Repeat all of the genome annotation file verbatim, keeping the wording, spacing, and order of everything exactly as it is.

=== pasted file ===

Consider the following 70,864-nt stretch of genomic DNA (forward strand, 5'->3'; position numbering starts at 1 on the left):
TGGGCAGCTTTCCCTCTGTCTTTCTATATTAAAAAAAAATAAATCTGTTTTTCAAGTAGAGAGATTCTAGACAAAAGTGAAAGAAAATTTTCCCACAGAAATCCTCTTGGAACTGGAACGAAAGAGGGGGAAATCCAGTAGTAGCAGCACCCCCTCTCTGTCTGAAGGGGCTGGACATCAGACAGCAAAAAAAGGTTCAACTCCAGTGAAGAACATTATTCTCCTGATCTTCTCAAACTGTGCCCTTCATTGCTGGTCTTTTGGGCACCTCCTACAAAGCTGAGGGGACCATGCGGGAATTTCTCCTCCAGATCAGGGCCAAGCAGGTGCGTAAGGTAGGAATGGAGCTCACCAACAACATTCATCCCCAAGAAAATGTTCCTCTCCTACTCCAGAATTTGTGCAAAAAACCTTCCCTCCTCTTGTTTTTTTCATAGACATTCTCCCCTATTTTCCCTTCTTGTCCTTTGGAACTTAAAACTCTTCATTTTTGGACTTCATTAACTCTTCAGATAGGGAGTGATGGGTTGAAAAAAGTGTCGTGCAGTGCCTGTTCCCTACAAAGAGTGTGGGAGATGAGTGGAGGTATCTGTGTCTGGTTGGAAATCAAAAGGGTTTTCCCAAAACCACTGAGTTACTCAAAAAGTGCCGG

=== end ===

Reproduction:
Consider the following 70,864-nt stretch of genomic DNA (forward strand, 5'->3'; position numbering starts at 1 on the left):
TGGGCAGCTTTCCCTCTGTCTTTCTATATTAAAAAAAAATAAATCTGTTTTTCAAGTAGAGAGATTCTAGACAAAAGTGAAAGAAAATTTTCCCACAGAAATCCTCTTGGAACTGGAACGAAAGAGGGGGAAATCCAGTAGTAGCAGCACCCCCTCTCTGTCTGAAGGGGCTGGACATCAGACAGCAAAAAAAGGTTCAACTCCAGTGAAGAACATTATTCTCCTGATCTTCTCAAACTGTGCCCTTCATTGCTGGTCTTTTGGGCACCTCCTACAAAGCTGAGGGGACCATGCGGGAATTTCTCCTCCAGATCAGGGCCAAGCAGGTGCGTAAGGTAGGAATGGAGCTCACCAACAACATTCATCCCCAAGAAAATGTTCCTCTCCTACTCCAGAATTTGTGCAAAAAACCTTCCCTCCTCTTGTTTTTTTCATAGACATTCTCCCCTATTTTCCCTTCTTGTCCTTTGGAACTTAAAACTCTTCATTTTTGGACTTCATTAACTCTTCAGATAGGGAGTGATGGGTTGAAAAAAGTGTCGTGCAGTGCCTGTTCCCTACAAAGAGTGTGGGAGATGAGTGGAGGTATCTGTGTCTGGTTGGAAATCAAAAGGGTTTTCCCAAAACCACTGAGTTACTCAAAAAGTGCCGG